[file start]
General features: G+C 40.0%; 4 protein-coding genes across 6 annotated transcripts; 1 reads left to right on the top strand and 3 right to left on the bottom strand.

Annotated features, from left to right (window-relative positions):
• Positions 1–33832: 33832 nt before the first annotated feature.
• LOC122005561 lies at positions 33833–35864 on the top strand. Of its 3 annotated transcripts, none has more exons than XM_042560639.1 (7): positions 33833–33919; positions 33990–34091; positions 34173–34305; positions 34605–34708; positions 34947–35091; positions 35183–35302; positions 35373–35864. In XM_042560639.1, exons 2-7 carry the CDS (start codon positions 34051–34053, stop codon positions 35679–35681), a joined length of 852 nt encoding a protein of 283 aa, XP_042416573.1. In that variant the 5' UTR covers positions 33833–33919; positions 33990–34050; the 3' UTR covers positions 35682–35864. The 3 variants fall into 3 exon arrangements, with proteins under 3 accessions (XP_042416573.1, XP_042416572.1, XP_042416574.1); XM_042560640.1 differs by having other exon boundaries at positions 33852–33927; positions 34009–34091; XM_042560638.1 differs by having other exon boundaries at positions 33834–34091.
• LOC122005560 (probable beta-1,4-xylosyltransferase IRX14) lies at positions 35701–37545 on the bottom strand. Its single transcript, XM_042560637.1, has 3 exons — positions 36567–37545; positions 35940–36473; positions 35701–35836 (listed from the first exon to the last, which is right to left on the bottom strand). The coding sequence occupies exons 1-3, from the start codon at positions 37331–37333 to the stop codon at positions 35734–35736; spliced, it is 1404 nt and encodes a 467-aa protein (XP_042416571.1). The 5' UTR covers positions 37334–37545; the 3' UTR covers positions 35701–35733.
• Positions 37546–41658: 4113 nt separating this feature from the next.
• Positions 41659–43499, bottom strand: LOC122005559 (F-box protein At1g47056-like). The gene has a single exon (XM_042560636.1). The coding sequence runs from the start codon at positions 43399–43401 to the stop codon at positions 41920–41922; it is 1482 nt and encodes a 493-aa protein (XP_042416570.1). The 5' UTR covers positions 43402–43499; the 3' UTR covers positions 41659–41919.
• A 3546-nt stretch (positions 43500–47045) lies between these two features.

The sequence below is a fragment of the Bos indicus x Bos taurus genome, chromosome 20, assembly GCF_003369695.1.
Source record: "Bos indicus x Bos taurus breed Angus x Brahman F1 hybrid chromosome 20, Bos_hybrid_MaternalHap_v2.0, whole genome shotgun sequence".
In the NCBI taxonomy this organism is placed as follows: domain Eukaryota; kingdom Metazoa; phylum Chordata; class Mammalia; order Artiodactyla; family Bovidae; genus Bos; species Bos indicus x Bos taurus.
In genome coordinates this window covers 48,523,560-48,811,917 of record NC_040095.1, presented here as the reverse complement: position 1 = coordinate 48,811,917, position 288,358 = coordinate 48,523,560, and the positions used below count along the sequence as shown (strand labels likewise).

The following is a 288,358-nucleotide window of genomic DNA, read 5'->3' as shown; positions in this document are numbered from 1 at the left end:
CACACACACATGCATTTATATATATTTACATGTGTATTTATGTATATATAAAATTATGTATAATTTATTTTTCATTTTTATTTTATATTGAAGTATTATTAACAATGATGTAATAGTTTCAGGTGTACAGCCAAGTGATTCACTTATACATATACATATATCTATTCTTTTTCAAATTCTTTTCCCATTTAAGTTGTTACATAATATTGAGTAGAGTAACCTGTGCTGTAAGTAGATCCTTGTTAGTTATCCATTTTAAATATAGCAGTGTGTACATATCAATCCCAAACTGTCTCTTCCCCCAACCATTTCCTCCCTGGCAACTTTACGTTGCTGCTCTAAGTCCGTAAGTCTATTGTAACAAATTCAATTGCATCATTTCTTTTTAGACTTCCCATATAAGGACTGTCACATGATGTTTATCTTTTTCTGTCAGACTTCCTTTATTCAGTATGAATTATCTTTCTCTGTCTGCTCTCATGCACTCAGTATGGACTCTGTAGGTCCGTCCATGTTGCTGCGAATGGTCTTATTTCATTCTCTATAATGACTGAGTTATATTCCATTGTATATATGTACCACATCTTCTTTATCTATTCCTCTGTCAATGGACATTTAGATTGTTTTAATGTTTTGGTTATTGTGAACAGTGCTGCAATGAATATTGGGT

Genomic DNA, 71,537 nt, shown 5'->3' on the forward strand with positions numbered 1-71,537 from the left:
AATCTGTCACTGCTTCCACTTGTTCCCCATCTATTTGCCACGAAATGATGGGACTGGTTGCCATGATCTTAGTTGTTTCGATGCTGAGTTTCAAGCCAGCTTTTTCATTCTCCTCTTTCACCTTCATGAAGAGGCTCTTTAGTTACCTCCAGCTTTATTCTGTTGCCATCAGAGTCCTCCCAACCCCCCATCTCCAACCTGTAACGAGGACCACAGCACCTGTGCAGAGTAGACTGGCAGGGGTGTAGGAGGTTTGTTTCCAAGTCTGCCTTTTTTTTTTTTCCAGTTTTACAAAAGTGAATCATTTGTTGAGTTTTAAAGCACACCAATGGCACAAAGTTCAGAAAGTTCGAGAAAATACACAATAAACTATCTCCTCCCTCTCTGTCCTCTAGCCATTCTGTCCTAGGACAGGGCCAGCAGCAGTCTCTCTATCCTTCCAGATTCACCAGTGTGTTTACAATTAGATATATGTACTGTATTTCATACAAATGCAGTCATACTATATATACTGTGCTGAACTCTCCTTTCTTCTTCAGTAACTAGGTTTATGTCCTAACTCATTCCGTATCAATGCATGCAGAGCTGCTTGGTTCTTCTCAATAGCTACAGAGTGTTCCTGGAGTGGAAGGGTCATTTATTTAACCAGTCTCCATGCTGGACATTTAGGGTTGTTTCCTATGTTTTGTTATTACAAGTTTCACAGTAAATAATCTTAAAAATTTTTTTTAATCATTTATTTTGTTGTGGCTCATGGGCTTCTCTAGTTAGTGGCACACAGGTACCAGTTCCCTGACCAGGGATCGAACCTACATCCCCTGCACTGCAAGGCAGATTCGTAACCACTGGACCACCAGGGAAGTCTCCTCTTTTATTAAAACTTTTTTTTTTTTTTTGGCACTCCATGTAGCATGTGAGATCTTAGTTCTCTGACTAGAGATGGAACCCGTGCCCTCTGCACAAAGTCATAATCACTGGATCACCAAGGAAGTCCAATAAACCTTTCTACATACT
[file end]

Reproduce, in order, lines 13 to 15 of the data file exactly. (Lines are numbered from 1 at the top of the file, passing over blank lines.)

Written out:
The following is a 288,358-nucleotide window of genomic DNA, read 5'->3' as shown; positions in this document are numbered from 1 at the left end:
CACACACACATGCATTTATATATATTTACATGTGTATTTATGTATATATAAAATTATGTATAATTTATTTTTCATTTTTATTTTATATTGAAGTATTATTAACAATGATGTAATAGTTTCAGGTGTACAGCCAAGTGATTCACTTATACATATACATATATCTATTCTTTTTCAAATTCTTTTCCCATTTAAGTTGTTACATAATATTGAGTAGAGTAACCTGTGCTGTAAGTAGATCCTTGTTAGTTATCCATTTTAAATATAGCAGTGTGTACATATCAATCCCAAACTGTCTCTTCCCCCAACCATTTCCTCCCTGGCAACTTTACGTTGCTGCTCTAAGTCCGTAAGTCTATTGTAACAAATTCAATTGCATCATTTCTTTTTAGACTTCCCATATAAGGACTGTCACATGATGTTTATCTTTTTCTGTCAGACTTCCTTTATTCAGTATGAATTATCTTTCTCTGTCTGCTCTCATGCACTCAGTATGGACTCTGTAGGTCCGTCCATGTTGCTGCGAATGGTCTTATTTCATTCTCTATAATGACTGAGTTATATTCCATTGTATATATGTACCACATCTTCTTTATCTATTCCTCTGTCAATGGACATTTAGATTGTTTTAATGTTTTGGTTATTGTGAACAGTGCTGCAATGAATATTGGGT

Genomic DNA, 71,537 nt, shown 5'->3' on the forward strand with positions numbered 1-71,537 from the left: